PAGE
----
Gov’t makes full award of T-bills


THE GOVERNMENT fully awarded the Treasury bills (T-bills) it offered on Monday even as rates ended mixed, with demand staying strong partly due to some previously issued securities maturing this week.

The Bureau of the Treasury (BTr) borrowed P25 billion as planned via the T-bills on Monday as total tenders reached P71.596 billion, making the offer 2.86 times oversubscribed. This was a tad lower than the P71.65 billion in demand seen in last week’s offering.

It also opened its tap facility to raise an additional P5 billion via the one-year instruments.

Broken down, the BTr raised P5 billion as planned via the 91-day papers as total bids reached P15.375 billion. The three-month T-bills fetched an average rate of 1.369%, up by 2 basis points (bps) from the 1.349% quoted last week.

It also awarded the programmed P8 billion in 182-day debt from P26.245 billion in tenders. The average yield of the six-month papers inched up to 1.714% from 1.713% in the previous auction.

Lastly, the Treasury made a full P10-billion award of the 364-day securities it offered on Monday after the tenor attracted bids worth P29.976 billion. The one-year T-bill’s average rate slipped to 1.88% yesterday from 1.884% last week.

National Treasurer Rosalia V. de Leon said there was strong appetite for the T-bill offer amid overflowing liquidity in the market and with P70 billion worth of government securities maturing this week “recycled with preference for safe assets.”

Ms. De Leon said local yields are tracking US Treasury rates, which are currently “creeping down”.

This was reflected in the slight climb in the rates of the shorter-tenored 91-day and 182-day papers and the lower yield quoted for the longer 364-day T-bills, she added.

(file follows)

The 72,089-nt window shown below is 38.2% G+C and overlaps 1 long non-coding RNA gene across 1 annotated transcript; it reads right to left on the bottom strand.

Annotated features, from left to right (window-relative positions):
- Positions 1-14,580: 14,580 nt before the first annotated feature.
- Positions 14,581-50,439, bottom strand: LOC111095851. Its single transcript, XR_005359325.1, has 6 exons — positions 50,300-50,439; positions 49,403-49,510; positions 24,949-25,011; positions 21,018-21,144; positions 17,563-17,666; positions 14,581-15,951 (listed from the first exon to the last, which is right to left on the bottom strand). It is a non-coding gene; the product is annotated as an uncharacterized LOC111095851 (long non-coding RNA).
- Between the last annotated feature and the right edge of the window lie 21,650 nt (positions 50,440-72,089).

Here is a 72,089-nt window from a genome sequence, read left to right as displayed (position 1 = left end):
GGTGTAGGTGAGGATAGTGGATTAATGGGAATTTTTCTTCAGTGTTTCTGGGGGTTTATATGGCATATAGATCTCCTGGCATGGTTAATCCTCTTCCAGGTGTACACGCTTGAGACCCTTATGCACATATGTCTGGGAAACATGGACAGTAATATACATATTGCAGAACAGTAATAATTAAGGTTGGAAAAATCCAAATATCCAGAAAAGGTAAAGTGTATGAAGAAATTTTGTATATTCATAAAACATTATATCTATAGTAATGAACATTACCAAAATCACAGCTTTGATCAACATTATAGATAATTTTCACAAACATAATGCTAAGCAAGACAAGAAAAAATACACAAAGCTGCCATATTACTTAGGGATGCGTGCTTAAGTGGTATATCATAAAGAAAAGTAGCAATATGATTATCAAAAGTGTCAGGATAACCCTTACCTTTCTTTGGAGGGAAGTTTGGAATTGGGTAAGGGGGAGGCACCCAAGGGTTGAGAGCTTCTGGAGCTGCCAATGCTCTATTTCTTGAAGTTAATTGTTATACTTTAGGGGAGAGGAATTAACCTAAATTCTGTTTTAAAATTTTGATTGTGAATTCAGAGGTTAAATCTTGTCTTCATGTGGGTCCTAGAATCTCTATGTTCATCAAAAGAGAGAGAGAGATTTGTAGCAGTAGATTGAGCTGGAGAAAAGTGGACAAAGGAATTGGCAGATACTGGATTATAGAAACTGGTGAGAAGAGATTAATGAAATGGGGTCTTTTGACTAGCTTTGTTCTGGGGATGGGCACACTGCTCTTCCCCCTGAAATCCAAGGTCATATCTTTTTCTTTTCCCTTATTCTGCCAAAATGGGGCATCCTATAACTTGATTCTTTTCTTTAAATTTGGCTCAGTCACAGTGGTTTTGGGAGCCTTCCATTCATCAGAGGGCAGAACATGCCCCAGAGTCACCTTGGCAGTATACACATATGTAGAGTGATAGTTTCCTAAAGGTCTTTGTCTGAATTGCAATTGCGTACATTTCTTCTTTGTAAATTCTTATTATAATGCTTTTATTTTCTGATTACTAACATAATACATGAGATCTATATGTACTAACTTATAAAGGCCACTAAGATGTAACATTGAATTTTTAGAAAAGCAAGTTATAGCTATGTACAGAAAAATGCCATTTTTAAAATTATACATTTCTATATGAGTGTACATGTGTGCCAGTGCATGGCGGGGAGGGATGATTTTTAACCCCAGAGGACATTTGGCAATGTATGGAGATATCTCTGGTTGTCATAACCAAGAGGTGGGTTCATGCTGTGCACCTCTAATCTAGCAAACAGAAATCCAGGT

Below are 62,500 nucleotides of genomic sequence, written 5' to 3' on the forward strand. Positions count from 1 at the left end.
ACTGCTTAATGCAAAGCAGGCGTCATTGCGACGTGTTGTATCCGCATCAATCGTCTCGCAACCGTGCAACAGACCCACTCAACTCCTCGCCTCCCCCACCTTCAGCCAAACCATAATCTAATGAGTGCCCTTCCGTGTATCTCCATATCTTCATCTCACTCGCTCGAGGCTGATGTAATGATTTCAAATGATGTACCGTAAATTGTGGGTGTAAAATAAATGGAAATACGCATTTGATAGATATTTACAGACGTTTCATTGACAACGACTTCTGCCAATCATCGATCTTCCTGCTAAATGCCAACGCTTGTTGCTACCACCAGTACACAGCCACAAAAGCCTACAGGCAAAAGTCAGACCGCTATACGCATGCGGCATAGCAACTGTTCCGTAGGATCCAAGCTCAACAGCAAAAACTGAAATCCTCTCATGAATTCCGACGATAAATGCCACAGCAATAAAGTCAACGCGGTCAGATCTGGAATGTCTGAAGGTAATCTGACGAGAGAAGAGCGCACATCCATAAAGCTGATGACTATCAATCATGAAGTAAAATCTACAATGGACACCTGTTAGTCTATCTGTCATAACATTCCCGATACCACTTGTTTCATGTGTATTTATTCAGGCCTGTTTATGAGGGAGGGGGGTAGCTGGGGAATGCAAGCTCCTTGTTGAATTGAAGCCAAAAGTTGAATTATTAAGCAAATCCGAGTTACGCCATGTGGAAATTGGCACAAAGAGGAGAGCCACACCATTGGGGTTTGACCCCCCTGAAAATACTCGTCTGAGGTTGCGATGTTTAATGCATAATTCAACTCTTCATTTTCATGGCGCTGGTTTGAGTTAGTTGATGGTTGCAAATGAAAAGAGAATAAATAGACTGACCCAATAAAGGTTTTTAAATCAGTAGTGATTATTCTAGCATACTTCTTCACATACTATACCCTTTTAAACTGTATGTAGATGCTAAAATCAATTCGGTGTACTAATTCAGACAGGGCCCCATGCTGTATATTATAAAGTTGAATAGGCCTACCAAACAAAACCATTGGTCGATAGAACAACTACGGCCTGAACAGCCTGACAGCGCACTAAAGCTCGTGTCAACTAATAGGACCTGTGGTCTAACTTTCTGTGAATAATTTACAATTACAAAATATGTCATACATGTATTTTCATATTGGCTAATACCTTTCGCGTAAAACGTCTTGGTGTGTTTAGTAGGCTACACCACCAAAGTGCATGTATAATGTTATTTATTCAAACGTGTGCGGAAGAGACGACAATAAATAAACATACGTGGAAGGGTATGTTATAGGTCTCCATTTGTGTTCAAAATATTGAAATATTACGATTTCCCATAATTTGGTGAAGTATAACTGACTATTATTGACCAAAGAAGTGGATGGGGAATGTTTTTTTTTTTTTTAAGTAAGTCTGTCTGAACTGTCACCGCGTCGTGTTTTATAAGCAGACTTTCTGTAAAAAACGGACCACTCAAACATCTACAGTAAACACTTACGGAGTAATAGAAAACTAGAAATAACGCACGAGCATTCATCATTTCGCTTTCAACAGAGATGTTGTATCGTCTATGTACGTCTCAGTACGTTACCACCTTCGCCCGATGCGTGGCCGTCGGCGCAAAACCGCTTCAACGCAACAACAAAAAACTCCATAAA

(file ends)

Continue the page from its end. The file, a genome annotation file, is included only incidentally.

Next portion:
A bond trader echoed this, noting how investors are placing their excess funds in longer tenors in their search for higher returns.

“Money is flowing to safe, short-term assets. This may spill over to the three- to five-year space on yield pickup opportunities. The auction shows that the growth outlook is really on the lower side of projections, given the extended restrictions in NCR (National Capital Region),” the bond trader said via Viber.

NCR and its nearby provinces Bulacan, Cavite, Laguna and Rizal were placed under a hard lockdown for two weeks until April 11 amid spiking infection rates. Restrictions were eased slightly until April 30, with a decision on an extension or further relaxation of current lockdown measures still pending.

The Health department reported 8,162 new coronavirus cases on Sunday, bringing the country’s total infection tally to 997,523.

Excluding the tap facility offering on Monday, the BTr raised P200 billion from the local debt market this month, more than the programmed P170 billion, as it opened its tap facility on several occasions to take advantage of the low rates and strong demand seen during its auctions.

Broken down, the Treasury borrowed P105 billion via weekly offers of T-bills, exceeding its initial plan to raise P100 billion.

Meanwhile, it raised P95 billion from its Treasury bond auctions, higher than the P70-billion plan after it borrowed an additional P25 billion via seven-year papers in a tap offer.

The government is looking to borrow P3 trillion this year from domestic and external sources to help fund a budget deficit seen to hit 8.9% of gross domestic product. — B.M. Laforga